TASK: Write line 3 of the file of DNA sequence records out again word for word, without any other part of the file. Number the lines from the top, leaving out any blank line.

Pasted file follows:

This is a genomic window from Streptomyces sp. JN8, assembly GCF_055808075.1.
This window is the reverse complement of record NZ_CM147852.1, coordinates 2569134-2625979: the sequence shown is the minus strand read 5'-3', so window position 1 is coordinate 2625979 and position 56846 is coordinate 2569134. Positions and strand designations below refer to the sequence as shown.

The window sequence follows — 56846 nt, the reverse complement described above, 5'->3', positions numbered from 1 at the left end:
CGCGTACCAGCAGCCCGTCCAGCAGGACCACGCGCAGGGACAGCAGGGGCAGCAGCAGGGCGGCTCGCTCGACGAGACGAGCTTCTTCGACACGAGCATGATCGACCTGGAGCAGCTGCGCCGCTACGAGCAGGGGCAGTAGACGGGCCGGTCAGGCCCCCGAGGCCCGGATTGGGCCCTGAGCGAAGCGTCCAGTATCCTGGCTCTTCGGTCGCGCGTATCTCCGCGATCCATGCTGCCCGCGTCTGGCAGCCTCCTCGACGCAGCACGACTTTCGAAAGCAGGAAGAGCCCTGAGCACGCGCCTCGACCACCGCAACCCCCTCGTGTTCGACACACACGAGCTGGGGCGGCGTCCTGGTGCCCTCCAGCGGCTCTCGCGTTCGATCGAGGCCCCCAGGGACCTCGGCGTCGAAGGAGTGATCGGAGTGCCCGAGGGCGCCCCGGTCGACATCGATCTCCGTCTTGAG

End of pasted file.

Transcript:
The window sequence follows — 56846 nt, the reverse complement described above, 5'->3', positions numbered from 1 at the left end: